On Tuesday at the French Open, Serena Williams lost in the opening round of a major for the first time in her career. The younger Williams sister showed signs of aging, as she fell short of a third-set comeback and fell to Virgine Razzano of France 4-6, 7-6(5), 6-3.
When a player of Williams' stature gets knocked out in the first round at Roland Garros, it turns the entire tournament on its head.
Who stands to gain from this early upset? Whose draw just got that much more interesting? And if Serena Williams was beaten in the first round, who else is at risk?
Eighth-seeded Marion Bartoli lost in the second round on the women's side, and men's 10th seed John Isner was also ousted. The third round is under way in Paris, and we will soon find out who else will fall.
Until then, here are the eight men's and women's players with the best chances to make it through their draws and take a shot at a French Open championship.
Svetlana Kuznetsova continued the string of upsets in the women's tournament, as she shocked Agnieszka Radwanska in the third round.
While Kuznetsova was ranked second in the world in 2007, she is now 28th and hasn't advanced past the quarterfinals of any singles major since winning at Roland Garros in 2009. For her to beat the third-ranked player in the world was once expected, but now, it is a shock.
So with Angelique Kerber the highest-seeded woman remaining in her draw at 10th, it is a wide-open competition for the chance to advance. Kerber is skilled but unproven, having never advanced past the second round at Roland Garros before this tournament.
Kerber's opponent, 18th-seeded Flavia Pennetta, has never made it past the fourth, nor has Kuznetsova's fourth-round opponent, 21st-seeded Sara Errani.
While Kuznetsova does not seem like the safest choice to advance through her draw, with no clear favorite and both experience and clay prowess on her side, she is as good as any choice in this situation.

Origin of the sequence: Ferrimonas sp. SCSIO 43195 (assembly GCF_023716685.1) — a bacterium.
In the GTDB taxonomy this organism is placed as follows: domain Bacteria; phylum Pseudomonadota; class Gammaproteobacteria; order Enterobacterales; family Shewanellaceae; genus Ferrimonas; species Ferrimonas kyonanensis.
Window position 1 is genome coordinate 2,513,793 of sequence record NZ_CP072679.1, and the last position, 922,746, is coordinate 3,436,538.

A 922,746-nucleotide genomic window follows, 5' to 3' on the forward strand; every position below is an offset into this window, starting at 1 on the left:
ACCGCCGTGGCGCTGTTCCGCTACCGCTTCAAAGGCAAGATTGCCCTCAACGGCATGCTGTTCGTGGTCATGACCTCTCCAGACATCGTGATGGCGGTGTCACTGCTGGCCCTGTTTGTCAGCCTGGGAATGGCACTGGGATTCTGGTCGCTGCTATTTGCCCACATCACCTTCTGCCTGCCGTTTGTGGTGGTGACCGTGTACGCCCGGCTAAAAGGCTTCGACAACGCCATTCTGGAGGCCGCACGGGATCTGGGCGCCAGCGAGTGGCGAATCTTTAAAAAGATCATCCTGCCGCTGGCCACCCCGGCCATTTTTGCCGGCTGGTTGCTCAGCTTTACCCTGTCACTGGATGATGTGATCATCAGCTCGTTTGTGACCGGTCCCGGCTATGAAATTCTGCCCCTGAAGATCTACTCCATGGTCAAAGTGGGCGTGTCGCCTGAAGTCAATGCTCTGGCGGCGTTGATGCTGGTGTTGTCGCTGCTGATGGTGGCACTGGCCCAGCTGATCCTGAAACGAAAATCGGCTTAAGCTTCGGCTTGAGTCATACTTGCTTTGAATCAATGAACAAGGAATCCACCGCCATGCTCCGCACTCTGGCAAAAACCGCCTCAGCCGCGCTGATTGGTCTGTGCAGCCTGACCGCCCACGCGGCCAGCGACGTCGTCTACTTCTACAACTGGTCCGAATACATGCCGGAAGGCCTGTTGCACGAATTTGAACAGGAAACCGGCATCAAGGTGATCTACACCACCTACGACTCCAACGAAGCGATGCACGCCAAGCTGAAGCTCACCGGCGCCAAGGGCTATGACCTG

David Ferrer will likely face a seeded opponent in every round for the remainder of his draw, but he is the strongest clay player remaining and will become the only underdog to make the semifinals.
Granted, he is hardly an underdog as the sixth-ranked player in the world, but following matches against 27th-seed Michael Youzhny and 20th-seed Marcel Granollers, Ferrer is poised to run into fourth-ranked Andy Murray.
The pride of Great Britain is playing his best tennis right now, having made it to at least the semifinals in each of the last five majors. But we can leave his penchant for shrinking in big moments aside for now—and how fitting it is for Murray to have a streak of semifinals appearances rather than wins.
Ferrer has beaten Murray in all three matches they have played on clay, and that is what will matter.
It is never easy to beat Murray when he is on his game, but streak or no streak, Ferrer has Murray's number on this surface. Ferrer will make it through this draw.
Li Na does not have an easy draw, but the reigning French Open champion is a proven winner on the clay courts of Paris and cannot be counted out.